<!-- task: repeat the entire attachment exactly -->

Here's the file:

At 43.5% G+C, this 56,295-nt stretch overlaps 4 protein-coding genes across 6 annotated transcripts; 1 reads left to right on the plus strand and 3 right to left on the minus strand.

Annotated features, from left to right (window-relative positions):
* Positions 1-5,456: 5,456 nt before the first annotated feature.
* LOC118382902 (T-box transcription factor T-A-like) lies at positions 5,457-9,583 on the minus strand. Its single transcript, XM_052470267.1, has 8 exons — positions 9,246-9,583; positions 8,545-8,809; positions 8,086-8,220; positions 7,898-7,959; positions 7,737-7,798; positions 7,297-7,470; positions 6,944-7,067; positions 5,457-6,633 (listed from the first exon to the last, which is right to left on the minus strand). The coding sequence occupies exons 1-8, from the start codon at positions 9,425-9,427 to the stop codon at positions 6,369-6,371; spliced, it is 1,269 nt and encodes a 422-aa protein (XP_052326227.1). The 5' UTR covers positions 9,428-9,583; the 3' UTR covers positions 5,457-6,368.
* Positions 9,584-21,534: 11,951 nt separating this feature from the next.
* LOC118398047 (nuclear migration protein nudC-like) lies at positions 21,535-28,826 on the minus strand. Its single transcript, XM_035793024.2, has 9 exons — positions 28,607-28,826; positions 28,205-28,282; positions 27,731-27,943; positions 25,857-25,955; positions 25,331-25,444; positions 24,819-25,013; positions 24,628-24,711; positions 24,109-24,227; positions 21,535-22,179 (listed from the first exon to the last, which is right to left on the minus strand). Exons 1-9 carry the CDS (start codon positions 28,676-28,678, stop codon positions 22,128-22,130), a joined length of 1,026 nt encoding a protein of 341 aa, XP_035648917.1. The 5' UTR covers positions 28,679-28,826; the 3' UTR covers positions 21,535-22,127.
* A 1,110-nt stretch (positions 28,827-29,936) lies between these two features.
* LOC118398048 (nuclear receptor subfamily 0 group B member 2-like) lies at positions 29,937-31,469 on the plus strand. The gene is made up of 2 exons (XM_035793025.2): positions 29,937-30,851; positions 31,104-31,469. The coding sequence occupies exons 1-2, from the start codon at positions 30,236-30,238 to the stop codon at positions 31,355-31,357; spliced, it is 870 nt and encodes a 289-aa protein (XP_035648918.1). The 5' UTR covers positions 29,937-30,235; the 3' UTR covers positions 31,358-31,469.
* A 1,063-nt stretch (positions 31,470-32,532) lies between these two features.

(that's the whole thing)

At 43.5% G+C, this 56,295-nt stretch overlaps 4 protein-coding genes across 6 annotated transcripts; 1 reads left to right on the plus strand and 3 right to left on the minus strand.

Annotated features, from left to right (window-relative positions):
* Positions 1-5,456: 5,456 nt before the first annotated feature.
* LOC118382902 (T-box transcription factor T-A-like) lies at positions 5,457-9,583 on the minus strand. Its single transcript, XM_052470267.1, has 8 exons — positions 9,246-9,583; positions 8,545-8,809; positions 8,086-8,220; positions 7,898-7,959; positions 7,737-7,798; positions 7,297-7,470; positions 6,944-7,067; positions 5,457-6,633 (listed from the first exon to the last, which is right to left on the minus strand). The coding sequence occupies exons 1-8, from the start codon at positions 9,425-9,427 to the stop codon at positions 6,369-6,371; spliced, it is 1,269 nt and encodes a 422-aa protein (XP_052326227.1). The 5' UTR covers positions 9,428-9,583; the 3' UTR covers positions 5,457-6,368.
* Positions 9,584-21,534: 11,951 nt separating this feature from the next.
* LOC118398047 (nuclear migration protein nudC-like) lies at positions 21,535-28,826 on the minus strand. Its single transcript, XM_035793024.2, has 9 exons — positions 28,607-28,826; positions 28,205-28,282; positions 27,731-27,943; positions 25,857-25,955; positions 25,331-25,444; positions 24,819-25,013; positions 24,628-24,711; positions 24,109-24,227; positions 21,535-22,179 (listed from the first exon to the last, which is right to left on the minus strand). Exons 1-9 carry the CDS (start codon positions 28,676-28,678, stop codon positions 22,128-22,130), a joined length of 1,026 nt encoding a protein of 341 aa, XP_035648917.1. The 5' UTR covers positions 28,679-28,826; the 3' UTR covers positions 21,535-22,127.
* A 1,110-nt stretch (positions 28,827-29,936) lies between these two features.
* LOC118398048 (nuclear receptor subfamily 0 group B member 2-like) lies at positions 29,937-31,469 on the plus strand. The gene is made up of 2 exons (XM_035793025.2): positions 29,937-30,851; positions 31,104-31,469. The coding sequence occupies exons 1-2, from the start codon at positions 30,236-30,238 to the stop codon at positions 31,355-31,357; spliced, it is 870 nt and encodes a 289-aa protein (XP_035648918.1). The 5' UTR covers positions 29,937-30,235; the 3' UTR covers positions 31,358-31,469.
* A 1,063-nt stretch (positions 31,470-32,532) lies between these two features.